It’s difficult to have a general purpose definition of what contribution is as it depends on the website. For flickr, photographs are contributions, for facebook, pretty much everything a user does on the site is a contribution. Even visiting someone’s profile on facebook is a contribution to facebook as the very fact that you visited that profile is shown on that profile.

On every Wikipedia page, you’ll see a clear “Edit” link to edit that page. For every section within the page, the edit link for that section is well placed. It almost “invites” you to edit. When the very design of a website has a look that invites you for contributions, it’s got the tendency to growth 🙂

For receiving contributions, there are two possibilities –

  1. Unintentional contribution. We contribute bookmarks to delicious for our own purpose. We contribute photographs to flickr for our own purpose. While we are doing our own things, unintentional contributions are being made to the system. When we share something with our friends on facebook, the system is getting richer automatically even though the users are not working towards making the system richer 🙂
  2. Intentional contribution. Wikipedia is a place where people specifically contribute with the intention of making the system richer. It’s not like sharing something with friends or saving something for future reference. There is an explicitness here.

Needless to say, it’s easier to get people on board when their contribution is unintentional i.e. they are doing their own thing and the system just gets richer. This lends a greater tendency to grow to the CPW.

I am sure there would be several other aspects of making a CPW tending to grow which escaped my limited knowledge and the retarded mind. Will some people with experience in this area throw a little bit of light here?

About the Author – Manas Garg

About the author: Manas is interested in a variety of things like psychology, philosophy, sociology, photography, movie making etc. But since there are only 24 hours in a day and most of it goes in sleeping and earning a living, he amuses himself by writing software, reading a bit and sharing his thoughts.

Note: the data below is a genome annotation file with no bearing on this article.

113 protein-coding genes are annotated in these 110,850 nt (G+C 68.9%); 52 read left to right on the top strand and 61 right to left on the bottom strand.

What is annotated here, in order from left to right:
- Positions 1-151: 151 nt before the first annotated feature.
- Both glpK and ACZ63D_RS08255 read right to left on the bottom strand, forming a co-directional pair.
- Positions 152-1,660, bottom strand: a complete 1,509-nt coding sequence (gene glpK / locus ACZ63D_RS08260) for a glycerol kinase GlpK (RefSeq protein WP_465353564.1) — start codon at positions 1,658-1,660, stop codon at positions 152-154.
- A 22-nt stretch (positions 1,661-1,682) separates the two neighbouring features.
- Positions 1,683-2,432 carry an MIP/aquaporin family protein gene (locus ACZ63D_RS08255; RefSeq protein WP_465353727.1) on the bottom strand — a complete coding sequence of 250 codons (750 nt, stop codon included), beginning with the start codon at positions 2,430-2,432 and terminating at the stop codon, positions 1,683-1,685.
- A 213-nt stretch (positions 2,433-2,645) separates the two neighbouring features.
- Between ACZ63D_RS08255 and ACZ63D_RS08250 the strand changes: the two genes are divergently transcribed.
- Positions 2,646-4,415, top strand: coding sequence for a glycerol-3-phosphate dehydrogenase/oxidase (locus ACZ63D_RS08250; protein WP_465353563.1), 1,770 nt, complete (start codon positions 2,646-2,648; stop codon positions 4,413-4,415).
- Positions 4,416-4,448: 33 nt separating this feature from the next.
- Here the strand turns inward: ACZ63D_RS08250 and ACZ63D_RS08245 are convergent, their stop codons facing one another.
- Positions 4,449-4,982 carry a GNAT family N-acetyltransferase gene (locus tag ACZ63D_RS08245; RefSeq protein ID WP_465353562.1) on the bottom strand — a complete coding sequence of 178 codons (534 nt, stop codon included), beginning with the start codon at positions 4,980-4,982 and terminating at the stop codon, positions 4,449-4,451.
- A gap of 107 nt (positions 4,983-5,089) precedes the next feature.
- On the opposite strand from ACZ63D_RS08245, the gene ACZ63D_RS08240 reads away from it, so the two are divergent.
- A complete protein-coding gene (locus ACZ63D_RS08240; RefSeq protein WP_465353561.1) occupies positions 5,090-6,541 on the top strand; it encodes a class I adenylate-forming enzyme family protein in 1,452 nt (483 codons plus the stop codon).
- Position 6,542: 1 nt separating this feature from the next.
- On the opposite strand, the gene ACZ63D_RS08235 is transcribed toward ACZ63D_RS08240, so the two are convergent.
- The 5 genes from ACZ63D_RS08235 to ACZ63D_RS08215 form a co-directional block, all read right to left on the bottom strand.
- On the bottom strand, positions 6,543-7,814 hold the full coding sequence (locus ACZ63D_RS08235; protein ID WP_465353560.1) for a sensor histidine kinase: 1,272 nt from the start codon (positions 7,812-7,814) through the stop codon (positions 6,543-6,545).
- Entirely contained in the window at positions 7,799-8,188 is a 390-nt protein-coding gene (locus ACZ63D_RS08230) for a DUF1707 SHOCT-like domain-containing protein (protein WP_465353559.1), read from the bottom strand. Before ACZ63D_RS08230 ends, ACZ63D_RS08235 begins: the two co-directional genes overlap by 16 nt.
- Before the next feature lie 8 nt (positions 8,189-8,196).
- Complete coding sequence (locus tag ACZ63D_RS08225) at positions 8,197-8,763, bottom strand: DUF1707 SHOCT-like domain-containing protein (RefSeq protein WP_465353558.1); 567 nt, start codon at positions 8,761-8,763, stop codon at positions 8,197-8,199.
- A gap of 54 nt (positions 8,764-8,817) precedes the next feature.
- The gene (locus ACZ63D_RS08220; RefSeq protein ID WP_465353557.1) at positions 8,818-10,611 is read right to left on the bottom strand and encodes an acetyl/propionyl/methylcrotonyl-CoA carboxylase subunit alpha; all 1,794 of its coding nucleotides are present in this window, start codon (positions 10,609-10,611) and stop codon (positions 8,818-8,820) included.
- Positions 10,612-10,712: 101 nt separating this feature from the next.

About the author: Manas is interested in a variety of things like psychology, philosophy, sociology, photography, movie making etc. But since there are only 24 hours in a day and most of it goes in sleeping and earning a living, he amuses himself by writing software, reading a bit and sharing his thoughts.
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A common tech events calendar for Pune

There is no single comprehensive source of information for all the events in Pune that are of interest to the Technology community. The PuneTech events page only carries information about events coming up soon. IT Vidya has an Events page but that is for events all over the country, and is also not comprehensive enough. Also, both of these are more like blogs than an events calendar, and are missing many features that a calendar should have.

On the suggestion of Freeman Murray, we have started using as an events calendar for tech events in Pune. The Pune Tech Events Group on Upcoming will track all the tech events in Pune. This is a free, non-commercial, community driven initiative. Anybody can join the group. Anybody can add events. Anybody can subscribe to get updates.

[edit] How to Join

Just go to the group page on upcoming, and click on “join this group”.

[edit] How to add an Event

  • Go the
  • Click on Add an Event
  • Fill out the event details. In case the venue is not yet decided, use “TBD Pune”
  • Complete the procedure for adding the event. This will result in a page getting created for this event. You’ll be taken to that page.
  • On the right side of this page, you’ll see links for “Send to Group” and “Add a Tag”
  • Important Use the above link to add this event to the “Pune Tech Events Group”
  • Important Use the above link to add the tags “tech” and “pune” (and other relevant tags) to your event

Or, simply send an email with the relevant details (date, time, place, description) to punetech and we’ll add it for you.

If you are organizing a tech event in Pune, please consider taking some time out to add the event to this calendar for the benefit of the community. to expand to other cities launched last September and is already considered a major success.

Within seven months of going live, has emerged as the leading website in Pune, as regards jobseeker traffic emanating from Pune. The site is attracting more than 5,000 visitors daily with 10000 new jobseekers registering every month. It has on average 3,000 clients advertising 4,000 jobs monthly from entry-level to mid-management level for leading players in IT/ITES, manufacturing, automobile, retail and BFSI sectors.

Source: IndiaPRWire

MyJobsInPune is owned by Irish company SaonGroup which chose Pune as the location for its maiden venture into India because:

Pune is a fascinating city with great economic potential. It has attracted numerous Fortune 500 enterprises as well as many top-tier professionals who aspire to develop their careers in Pune. It is for these reasons that Pune was selected as the first city for Saongroup to launch in and we plan to invest up to €10m in the initial phase of expansion across India from our HQ in Pune. We strongly believe that India presents a huge opportunity for sustained growth in different sectors and a rapid growth in online recruitment.

Source: Leslie Buckley Chairman,

I just checked out MyJobsInPune’s home page and noticed that everyone from B.U. Bhandari Auto, to Goel Ganga Group have put up ads there. So it seems to have managed to rope in a quite eclectic mix of customers. On the other hand, I did not find ads from major software companies like Symantec, or Persistent, or even Infosys listed.

In any case, it is heartening to note that there are 1000s of web-savvy employers in Pune.

(Found this newsitem via AlooTechie.)